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[size=52]Iraq pays half of Iran's debts in two currencies[/size][size=45]Iran is currently receiving electricity export dues to Iraq in the Iraqi dinar and the euro, said Assistant Energy Minister Humayun Haeri, noting that Baghdad has paid up to 50 per cent of its total debts in this regard.
Haeri said in a statement to the Fars News Agency, on Sunday, that the volume of electricity exports to neighboring countries of 1200 MW in exchange for the import of 350 MW.
Iraq is the only country exempted from US sanctions on Iran, with Baghdad continuing to import natural gas and electricity from Tehran under a US exemption ending on June 19.
On May 2, the United States decided to end all exemptions granted to some countries for the import of Iranian oil as part of tougher sanctions on Tehran over its nuclear program. Washington has signaled tough sanctions on any country that does not comply with this resolution, with the exception of Iraq.
During his recent visit to Baghdad in early May, US Secretary of State Mike Pompeo assured Iraqi officials that his country plans to renew the exemption granted to Iraq for importing gas and electricity from Iran.
The Iraqi electricity sector suffers from extremely poor conditions after many years of financial and administrative corruption in the country, as well as more than three years of war on the Daqash organization, which led to the destruction of infrastructure in many of the provinces occupied by the organization in the north and west of the country.
Residents also suffer from power cuts for long hours during the day because of the huge deficit of the oil-rich state in the production of electricity.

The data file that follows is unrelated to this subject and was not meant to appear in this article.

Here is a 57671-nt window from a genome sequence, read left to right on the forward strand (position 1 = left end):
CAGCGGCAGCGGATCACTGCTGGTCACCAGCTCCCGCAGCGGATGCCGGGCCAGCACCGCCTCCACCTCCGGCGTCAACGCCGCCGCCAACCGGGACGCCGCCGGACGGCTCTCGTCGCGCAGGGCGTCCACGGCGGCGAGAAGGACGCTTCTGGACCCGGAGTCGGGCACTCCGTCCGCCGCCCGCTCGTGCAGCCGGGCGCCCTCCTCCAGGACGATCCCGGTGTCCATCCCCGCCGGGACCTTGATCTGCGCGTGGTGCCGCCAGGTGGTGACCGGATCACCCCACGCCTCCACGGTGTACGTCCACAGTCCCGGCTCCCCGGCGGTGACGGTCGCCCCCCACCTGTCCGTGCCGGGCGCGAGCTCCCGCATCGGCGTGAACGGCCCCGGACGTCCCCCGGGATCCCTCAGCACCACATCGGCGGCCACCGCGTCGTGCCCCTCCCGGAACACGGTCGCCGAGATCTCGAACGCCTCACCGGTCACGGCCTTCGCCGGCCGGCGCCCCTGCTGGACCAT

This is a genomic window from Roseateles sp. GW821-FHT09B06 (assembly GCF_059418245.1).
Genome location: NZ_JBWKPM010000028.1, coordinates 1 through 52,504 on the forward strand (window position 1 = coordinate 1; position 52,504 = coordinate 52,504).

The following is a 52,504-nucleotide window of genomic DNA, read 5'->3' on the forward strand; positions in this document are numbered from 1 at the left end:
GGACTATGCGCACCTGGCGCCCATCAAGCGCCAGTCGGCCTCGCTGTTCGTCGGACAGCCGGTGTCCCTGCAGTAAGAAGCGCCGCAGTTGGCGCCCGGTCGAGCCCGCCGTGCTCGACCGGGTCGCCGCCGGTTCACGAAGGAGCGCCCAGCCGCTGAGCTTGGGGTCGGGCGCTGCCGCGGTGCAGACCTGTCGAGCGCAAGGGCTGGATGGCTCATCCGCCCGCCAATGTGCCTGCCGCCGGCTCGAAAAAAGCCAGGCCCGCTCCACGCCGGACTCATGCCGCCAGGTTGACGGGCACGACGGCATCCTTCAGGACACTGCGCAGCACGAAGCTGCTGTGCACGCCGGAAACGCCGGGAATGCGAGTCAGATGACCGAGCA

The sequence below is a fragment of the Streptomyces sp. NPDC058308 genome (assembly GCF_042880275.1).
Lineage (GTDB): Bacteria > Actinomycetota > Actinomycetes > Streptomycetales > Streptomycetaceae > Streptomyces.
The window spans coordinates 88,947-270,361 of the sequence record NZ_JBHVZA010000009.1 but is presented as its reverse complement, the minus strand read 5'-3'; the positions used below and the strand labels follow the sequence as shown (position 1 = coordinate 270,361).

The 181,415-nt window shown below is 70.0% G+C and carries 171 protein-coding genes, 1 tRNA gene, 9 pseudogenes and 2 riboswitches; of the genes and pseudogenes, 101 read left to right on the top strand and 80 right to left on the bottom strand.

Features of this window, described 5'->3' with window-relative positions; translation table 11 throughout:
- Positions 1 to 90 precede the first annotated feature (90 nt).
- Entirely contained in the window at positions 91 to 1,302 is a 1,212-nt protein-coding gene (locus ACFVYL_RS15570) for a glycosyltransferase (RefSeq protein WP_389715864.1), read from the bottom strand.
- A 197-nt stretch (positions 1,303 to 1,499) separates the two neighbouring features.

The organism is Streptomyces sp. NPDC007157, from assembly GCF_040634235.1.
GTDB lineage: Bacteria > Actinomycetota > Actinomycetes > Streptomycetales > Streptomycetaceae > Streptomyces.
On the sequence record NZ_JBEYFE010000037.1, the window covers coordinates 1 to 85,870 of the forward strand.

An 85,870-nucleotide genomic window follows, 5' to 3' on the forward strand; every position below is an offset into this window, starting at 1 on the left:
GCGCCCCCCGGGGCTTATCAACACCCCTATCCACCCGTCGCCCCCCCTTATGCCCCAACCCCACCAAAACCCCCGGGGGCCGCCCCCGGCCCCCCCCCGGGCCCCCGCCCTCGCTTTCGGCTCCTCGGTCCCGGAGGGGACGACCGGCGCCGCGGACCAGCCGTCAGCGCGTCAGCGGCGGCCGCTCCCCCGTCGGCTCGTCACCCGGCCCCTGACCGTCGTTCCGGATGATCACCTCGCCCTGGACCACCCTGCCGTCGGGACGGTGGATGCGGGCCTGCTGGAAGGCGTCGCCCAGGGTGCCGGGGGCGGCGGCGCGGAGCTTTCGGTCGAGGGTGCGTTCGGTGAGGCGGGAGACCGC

The prolonged blackout during the hot summer hours last summer led to demonstrations in some provinces, marred by violence and clashes with security forces.
As part of its efforts to meet the electricity production deficit, Iraq is importing 28 million cubic feet of natural gas per day, which is set to increase to 35 million cubic feet in June to operate the country's power plants, Iraq 1200 MW of electricity from Iran.
The United States re-imposed sanctions on Iran after US President Donald Trump withdrew in May 2018 from a nuclear deal in 2015. The sanctions were heavily sanctioned by Iran, but mainly targeted oil exports. .
With a view to halting Iran's full oil sales, in May, Washington ended sanctions exemptions granted to some Iranian
oil importers in November 2018. According to Reuters, at the end of last month, Iran's crude exports fell in May to around 400,000 bpd. Iran's oil exports were 2.6 million bpd in April last year, according to the Oil Ministry.
In a new measure to expand sanctions, the US administration on Friday listed Iran's largest petrochemical holding company on its sanctions list, accusing it of indirectly supporting the Revolutionary Guards. Washington said the move was aimed at drying up the IRGC's revenues, but analysts described the decision as largely symbolic.
The new sanctions were taken by the Persian Gulf Petrochemical Industries Group (PIC) and 39 subsidiary companies, as well as agents outside Iran, according to Al Hurra.
Iraqi Prime Minister Adel Abdul Mahdi confirmed during his meeting with Iran's First Vice President, Ishaq Jahangiri, that Iraq rejects "Axis policy and aggression against any country," stressing that Iraq is "outside the sanctions regime" on Iran.
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